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"I am not well, I am poorly."

Translation:Níl mé go maith, táim go dona.

3 years ago

15 Comments


https://www.duolingo.com/ellie-bell

Why is táim tinn not acceptable for I am poorly. I thought to be poorly meant you were sick

3 years ago

https://www.duolingo.com/galaxyrocker

Not necessarily. You can be doing bad but not be sick. Say you just had a bad/tiring day, for example?

3 years ago

https://www.duolingo.com/Luscinda
Luscinda
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No, you can do poorly in/at something or you can do it poorly, both meaning badly (adv.), but if you ARE poorly (adj), that means you are unwell.

3 years ago

https://www.duolingo.com/Brighid
Brighid
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I agree with Luscinda.

2 years ago

https://www.duolingo.com/ellie-bell

But this was for translating poorly from english to irish and i thought the meaning of poorly is to be ill.

3 years ago

https://www.duolingo.com/RichardMik2

Is it commom to use both forms like that? To use Níl mé followed by Táim in the same sentence? Or did they just do that as a way of showing both?

3 years ago

https://www.duolingo.com/galaxyrocker

Generally, no. Táim is mostly dialectal, and, in that dialect, you'd use Nílim.

3 years ago

https://www.duolingo.com/TuathaDeDanann

I have to say, this is the first time I've actually encountered poorly as an adjective rather than an adverb -- though I was very well aware that it can serve as one. Is it more common in other dialects of English?

Where I'm from it is very rare to hear anything like "poorly" or badly." You hear things like "I write bad," instead of "I write poorly."

3 years ago

https://www.duolingo.com/scilling
scilling
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Which dialect of English do you speak?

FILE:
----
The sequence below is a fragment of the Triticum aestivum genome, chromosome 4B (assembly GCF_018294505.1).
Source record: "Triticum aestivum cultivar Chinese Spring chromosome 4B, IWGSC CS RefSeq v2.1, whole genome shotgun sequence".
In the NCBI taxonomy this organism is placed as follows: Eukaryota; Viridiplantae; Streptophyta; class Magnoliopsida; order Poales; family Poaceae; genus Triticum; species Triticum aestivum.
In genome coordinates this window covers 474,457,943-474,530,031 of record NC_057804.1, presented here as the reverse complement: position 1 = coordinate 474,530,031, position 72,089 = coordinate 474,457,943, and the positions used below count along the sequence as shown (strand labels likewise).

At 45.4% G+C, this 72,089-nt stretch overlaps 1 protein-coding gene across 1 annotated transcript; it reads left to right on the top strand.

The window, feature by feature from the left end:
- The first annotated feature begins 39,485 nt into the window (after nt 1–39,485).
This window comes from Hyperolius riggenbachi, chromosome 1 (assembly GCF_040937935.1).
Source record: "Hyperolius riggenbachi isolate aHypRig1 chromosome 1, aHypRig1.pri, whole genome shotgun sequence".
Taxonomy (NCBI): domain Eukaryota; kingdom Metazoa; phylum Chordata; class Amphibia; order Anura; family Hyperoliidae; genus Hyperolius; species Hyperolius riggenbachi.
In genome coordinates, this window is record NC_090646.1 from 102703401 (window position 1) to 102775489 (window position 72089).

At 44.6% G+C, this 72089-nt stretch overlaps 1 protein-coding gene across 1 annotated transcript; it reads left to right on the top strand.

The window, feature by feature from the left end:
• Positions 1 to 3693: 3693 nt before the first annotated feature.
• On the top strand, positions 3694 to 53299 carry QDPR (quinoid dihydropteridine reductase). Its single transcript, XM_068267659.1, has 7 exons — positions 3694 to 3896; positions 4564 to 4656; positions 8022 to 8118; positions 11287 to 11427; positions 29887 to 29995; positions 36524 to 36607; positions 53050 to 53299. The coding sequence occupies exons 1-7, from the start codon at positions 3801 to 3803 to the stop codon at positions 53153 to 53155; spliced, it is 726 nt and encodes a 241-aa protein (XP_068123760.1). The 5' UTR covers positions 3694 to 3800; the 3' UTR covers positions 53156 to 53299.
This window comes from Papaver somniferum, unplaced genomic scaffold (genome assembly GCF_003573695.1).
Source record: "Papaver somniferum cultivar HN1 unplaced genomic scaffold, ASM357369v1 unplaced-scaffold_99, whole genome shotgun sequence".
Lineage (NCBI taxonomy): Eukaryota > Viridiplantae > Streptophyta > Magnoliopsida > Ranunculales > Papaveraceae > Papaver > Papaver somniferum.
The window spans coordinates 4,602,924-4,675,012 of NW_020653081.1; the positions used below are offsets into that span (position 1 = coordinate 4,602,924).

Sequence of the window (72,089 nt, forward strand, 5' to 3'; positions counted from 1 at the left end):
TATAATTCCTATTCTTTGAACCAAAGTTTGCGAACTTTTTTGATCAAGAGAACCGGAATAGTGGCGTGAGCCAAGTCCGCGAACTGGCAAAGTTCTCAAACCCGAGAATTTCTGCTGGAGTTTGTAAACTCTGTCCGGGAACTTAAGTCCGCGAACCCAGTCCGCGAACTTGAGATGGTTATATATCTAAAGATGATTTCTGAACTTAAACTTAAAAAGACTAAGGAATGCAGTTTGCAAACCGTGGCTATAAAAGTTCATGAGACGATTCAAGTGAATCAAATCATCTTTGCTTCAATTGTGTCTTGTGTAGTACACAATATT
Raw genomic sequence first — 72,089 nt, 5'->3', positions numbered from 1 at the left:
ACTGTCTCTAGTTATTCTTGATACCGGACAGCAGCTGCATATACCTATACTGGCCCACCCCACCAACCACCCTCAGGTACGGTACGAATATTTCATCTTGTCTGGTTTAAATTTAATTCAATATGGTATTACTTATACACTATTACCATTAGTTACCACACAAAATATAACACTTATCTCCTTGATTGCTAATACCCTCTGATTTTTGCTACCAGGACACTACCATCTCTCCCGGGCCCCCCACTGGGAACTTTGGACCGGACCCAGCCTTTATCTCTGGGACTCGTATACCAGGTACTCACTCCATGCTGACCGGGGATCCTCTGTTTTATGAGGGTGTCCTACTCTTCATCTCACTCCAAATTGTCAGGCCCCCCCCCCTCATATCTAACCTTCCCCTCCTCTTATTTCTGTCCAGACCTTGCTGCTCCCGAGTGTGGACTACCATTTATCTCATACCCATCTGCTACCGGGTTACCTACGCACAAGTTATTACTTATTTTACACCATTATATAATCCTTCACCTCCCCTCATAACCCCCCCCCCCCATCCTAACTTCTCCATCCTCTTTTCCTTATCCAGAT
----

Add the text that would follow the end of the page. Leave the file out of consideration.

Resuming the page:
3 years ago

https://www.duolingo.com/TuathaDeDanann

I'd say Appalachian, but it's been dying off pretty gradually throughout my life in my area. Older people tend to speak with the dialect more often than younger people around me. Coastal Southern seems to have become the norm. I'm not sure what has caused the adverb to atrophy in common speech around me. Is it common in any particular dialect? I'm not terribly familiar with the particulars of different dialects.

3 years ago

https://www.duolingo.com/scilling
scilling
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The erosion of regional dialects in the States is probably due to a combination of factors, in which I’d include the pressure on people in certain media positions (e.g. newsreaders) to adopt a spoken General American accent, and the mobility of people in general, which tends to dilute local accents. The replacement of distinct adverb forms with combined adjective/adverb forms (on the model of “hard” or “fast”) is probably due more to language evolution, akin to the withering of “whom”.

3 years ago

https://www.duolingo.com/Annette

Maybe 'I am poorly' is short for 'I am feeling poorly'.

2 years ago

https://www.duolingo.com/TreasaWilson

Poorly mean not very well in British English. It wouldn't usually be used as an adverb, you would say 'writes badly' normally rather than poorly.

1 month ago

https://www.duolingo.com/Noel467439

Why is this wrong? All 3 answers come up as incorrect. Mo bhuíochas, Noel

1 year ago

https://www.duolingo.com/NancyAnn11

Poorly is used by some segments of the population in the US.It was more usually used in the South to mean feeling poorly .It generally isn't taught as proper useage in schools and is dying out. More prevalent in the 1800 to middle 1900.

3 weeks ago